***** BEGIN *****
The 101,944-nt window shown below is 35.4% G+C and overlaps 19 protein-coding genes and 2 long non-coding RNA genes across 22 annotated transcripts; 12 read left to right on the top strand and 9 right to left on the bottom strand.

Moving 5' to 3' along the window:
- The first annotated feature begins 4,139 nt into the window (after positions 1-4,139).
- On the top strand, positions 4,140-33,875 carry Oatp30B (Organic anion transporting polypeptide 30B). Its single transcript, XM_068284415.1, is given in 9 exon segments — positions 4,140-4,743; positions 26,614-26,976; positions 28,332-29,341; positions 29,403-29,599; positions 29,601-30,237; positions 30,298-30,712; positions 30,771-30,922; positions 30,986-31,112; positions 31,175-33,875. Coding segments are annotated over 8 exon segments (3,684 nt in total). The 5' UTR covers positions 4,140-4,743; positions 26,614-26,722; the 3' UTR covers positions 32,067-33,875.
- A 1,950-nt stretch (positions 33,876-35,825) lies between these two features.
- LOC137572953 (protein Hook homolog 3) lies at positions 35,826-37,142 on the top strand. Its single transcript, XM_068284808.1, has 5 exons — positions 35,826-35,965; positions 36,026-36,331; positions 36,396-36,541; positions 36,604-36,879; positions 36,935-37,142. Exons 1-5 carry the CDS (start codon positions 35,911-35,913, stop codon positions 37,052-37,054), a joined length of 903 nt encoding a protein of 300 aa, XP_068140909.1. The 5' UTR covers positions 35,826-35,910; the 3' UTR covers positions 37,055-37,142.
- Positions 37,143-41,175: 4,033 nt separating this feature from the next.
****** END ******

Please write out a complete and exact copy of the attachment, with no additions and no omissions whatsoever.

The 101,944-nt window shown below is 35.4% G+C and overlaps 19 protein-coding genes and 2 long non-coding RNA genes across 22 annotated transcripts; 12 read left to right on the top strand and 9 right to left on the bottom strand.

Moving 5' to 3' along the window:
- The first annotated feature begins 4,139 nt into the window (after positions 1-4,139).
- On the top strand, positions 4,140-33,875 carry Oatp30B (Organic anion transporting polypeptide 30B). Its single transcript, XM_068284415.1, is given in 9 exon segments — positions 4,140-4,743; positions 26,614-26,976; positions 28,332-29,341; positions 29,403-29,599; positions 29,601-30,237; positions 30,298-30,712; positions 30,771-30,922; positions 30,986-31,112; positions 31,175-33,875. Coding segments are annotated over 8 exon segments (3,684 nt in total). The 5' UTR covers positions 4,140-4,743; positions 26,614-26,722; the 3' UTR covers positions 32,067-33,875.
- A 1,950-nt stretch (positions 33,876-35,825) lies between these two features.
- LOC137572953 (protein Hook homolog 3) lies at positions 35,826-37,142 on the top strand. Its single transcript, XM_068284808.1, has 5 exons — positions 35,826-35,965; positions 36,026-36,331; positions 36,396-36,541; positions 36,604-36,879; positions 36,935-37,142. Exons 1-5 carry the CDS (start codon positions 35,911-35,913, stop codon positions 37,052-37,054), a joined length of 903 nt encoding a protein of 300 aa, XP_068140909.1. The 5' UTR covers positions 35,826-35,910; the 3' UTR covers positions 37,055-37,142.
- Positions 37,143-41,175: 4,033 nt separating this feature from the next.